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  Planting out your new plant.

Planting your new plant

 
                     Before planting check beneath the leaves for pests. Rinse the entire plant under the tap to be on the safe side.
With some plants, such as rose bushes, you may soak the roots in water mixed with a little bleach to further safeguard from pests and disease.
                     Be sure your planter has proper drainage with clean stones, shards of terra cotta, a coffee filter or a screen over the drainage hole. Fill the planter with a cocering of about five centimetres of planting medium to about the where the plant's roots will reach. Centre your plant in the pot, and if necessary, carefully spread out the roots. The top of the roots or, base, should be about an two and a half centimetres below the rim of the planter. Then fill the rest of the planter with growing medium and firm it down over the roots.
Do not pack the planting medium so tightly that you cause drainage problems. Then water the plant thoroughly to set the roots and mulch to finish off.
                    There are dozens of combinations and styles that can be achieved when planting up planter displays.  There are no set rules and I would encourage you to experiment with your own design ideas and not to let minor setbacks put you off. The following step-by-step method is intended to show you the basic skills in planting up a large traditional - style planter where one tall feature plant is surrounded by a mix of smaller flower and foliage plants.  Knowing the different growth rates, heights and spreads of your plant selection helps to produce a well-proportioned display.  With less familiar plants, however, this understanding only comes with experience as plants do not always behave as described on their label, and one may thrive in a planter setting while another may fail.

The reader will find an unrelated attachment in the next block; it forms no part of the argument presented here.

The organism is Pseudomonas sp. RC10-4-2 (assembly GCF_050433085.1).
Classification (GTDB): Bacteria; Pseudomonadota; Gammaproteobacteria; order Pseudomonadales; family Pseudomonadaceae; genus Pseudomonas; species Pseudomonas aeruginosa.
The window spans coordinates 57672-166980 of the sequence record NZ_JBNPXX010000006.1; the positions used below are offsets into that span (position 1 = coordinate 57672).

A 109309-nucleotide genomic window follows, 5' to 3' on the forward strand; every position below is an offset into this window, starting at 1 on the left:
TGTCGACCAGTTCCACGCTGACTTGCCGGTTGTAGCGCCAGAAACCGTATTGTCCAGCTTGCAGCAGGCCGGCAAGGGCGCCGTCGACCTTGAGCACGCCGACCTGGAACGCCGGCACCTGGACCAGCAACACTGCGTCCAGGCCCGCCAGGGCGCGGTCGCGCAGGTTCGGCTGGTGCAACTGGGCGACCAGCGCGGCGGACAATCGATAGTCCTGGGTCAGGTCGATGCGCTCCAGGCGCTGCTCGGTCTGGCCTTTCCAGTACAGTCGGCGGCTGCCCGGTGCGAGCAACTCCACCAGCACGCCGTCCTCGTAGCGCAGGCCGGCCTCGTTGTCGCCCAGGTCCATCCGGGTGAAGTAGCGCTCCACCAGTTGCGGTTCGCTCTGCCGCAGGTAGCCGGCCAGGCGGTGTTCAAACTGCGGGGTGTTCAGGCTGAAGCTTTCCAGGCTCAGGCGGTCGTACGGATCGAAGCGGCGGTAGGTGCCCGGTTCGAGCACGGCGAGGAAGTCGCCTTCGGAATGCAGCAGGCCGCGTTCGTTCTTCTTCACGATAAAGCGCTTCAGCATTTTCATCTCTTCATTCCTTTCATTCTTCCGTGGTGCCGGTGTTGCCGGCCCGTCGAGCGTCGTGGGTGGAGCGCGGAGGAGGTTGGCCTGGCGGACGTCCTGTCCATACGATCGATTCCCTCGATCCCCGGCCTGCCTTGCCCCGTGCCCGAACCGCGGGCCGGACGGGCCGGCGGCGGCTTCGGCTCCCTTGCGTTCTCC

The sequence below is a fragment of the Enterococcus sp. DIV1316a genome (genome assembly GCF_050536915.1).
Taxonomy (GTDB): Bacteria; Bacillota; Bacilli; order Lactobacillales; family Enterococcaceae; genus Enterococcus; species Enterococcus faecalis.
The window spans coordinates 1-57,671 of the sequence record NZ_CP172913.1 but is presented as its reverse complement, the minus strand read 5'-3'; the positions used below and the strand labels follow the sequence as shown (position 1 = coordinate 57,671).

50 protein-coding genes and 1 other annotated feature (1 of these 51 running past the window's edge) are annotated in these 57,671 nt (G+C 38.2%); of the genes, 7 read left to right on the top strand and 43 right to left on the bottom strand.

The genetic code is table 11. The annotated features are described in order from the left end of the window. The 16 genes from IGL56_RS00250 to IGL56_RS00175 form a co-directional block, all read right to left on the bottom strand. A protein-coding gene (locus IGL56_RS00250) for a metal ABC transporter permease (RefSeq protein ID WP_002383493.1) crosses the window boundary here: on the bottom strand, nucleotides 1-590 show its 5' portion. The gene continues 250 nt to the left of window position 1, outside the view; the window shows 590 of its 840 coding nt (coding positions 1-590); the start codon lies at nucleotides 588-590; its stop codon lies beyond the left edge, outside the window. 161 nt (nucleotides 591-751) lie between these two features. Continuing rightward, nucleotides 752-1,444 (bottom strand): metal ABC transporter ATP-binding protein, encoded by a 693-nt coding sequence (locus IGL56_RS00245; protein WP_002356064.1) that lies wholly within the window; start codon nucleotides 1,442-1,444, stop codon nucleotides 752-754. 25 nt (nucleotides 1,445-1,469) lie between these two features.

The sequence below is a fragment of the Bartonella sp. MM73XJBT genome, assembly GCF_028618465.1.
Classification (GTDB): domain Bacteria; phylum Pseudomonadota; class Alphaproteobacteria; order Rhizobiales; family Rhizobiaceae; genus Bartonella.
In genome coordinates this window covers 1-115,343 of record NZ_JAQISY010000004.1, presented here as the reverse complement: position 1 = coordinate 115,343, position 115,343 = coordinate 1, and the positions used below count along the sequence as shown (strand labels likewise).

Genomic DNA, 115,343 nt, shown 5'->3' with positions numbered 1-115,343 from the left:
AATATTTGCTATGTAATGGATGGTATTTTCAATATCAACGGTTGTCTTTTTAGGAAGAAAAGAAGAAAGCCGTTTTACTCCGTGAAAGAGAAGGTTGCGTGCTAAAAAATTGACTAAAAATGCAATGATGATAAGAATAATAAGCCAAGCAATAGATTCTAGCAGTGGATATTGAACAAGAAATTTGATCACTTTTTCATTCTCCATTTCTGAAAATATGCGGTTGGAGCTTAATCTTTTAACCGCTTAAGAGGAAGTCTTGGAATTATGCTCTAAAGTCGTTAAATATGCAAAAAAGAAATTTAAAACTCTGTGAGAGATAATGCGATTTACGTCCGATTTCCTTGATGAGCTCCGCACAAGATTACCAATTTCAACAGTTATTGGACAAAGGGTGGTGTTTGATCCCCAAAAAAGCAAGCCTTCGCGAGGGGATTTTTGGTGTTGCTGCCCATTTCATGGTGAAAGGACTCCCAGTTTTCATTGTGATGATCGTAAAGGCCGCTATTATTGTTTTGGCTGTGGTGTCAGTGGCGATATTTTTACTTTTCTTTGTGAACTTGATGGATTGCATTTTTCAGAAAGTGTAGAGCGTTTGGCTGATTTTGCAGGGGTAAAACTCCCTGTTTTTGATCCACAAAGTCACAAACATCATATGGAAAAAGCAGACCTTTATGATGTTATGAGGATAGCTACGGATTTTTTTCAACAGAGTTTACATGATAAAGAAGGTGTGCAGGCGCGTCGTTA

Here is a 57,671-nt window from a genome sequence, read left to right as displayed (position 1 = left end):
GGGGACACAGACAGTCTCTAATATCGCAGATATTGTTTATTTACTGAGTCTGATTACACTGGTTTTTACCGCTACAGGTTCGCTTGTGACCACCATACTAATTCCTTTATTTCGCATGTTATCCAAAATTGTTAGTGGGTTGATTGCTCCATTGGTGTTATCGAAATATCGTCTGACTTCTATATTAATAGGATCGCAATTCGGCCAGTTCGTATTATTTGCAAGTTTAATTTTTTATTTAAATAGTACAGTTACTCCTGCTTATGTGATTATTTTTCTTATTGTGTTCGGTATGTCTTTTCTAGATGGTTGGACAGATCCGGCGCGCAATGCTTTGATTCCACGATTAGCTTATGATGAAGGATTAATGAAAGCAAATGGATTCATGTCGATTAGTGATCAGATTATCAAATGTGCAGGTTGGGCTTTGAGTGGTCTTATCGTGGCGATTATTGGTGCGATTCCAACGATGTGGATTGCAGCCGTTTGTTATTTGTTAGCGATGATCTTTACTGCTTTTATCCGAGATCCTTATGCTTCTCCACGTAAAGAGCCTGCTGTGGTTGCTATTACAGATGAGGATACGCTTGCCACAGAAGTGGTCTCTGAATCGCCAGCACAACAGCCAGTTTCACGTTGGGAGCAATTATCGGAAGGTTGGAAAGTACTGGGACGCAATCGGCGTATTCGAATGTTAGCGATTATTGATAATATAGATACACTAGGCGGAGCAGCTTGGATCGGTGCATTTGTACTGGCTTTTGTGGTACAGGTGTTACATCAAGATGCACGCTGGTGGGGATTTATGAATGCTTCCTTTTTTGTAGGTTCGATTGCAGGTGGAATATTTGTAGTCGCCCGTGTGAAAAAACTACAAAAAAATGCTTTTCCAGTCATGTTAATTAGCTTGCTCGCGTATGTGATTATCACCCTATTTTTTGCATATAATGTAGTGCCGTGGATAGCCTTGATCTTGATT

Step 1
Work out your planting plan: 
           To establish each design, I think that it is easiest to work with the actual plants. Keep them in their plastic planters and arrange them on the surface of the potting compost so that you get a visual idea of how they will all fit together in the display. Once you are happy with the effect, arrange the plants in the same pattern on the ground and then one by one. Lift them out of their planters and plant them up.
 
 
Positioning plants in planters
Step 2
Work  from  the middle  of the display:
     Establish  your central feature plant and then work out from this point, planting up your tallest growers  first and gradually  moving down the scale to your shortest.  Plant in a systematic  way so that plants  of the same size are evenly  spaced  across  the planters  surface.
 
 
Filling-planters- with-plants
Step 3
Positioning small plants:
      Even though some plants are small, I always try to use them to best effect in an arrangement. To achieve this, I often tilt the plant on its side so that its best foliage or flowers face out towards the dm of the pot. Some of the root ball may be left exposed on the soil surface but as long as it is kept moist the plant will thrive.
 
 
Postioning small plants in planters
Step 4
Filling out for a full effect:
 Once  you have  finished  planting  up, add some  more  potting  compost  to fill the planter  to about 2.5cm below  the rim. Take a look at your finished efforts to see, even at this early stage of plant  growth, if  the arrangement  looks  balanced. Reposition plants if you need to. When  you are satisfied,  water the display thoroughly.
 
 
Planting up your garden planters
 
 
 
 
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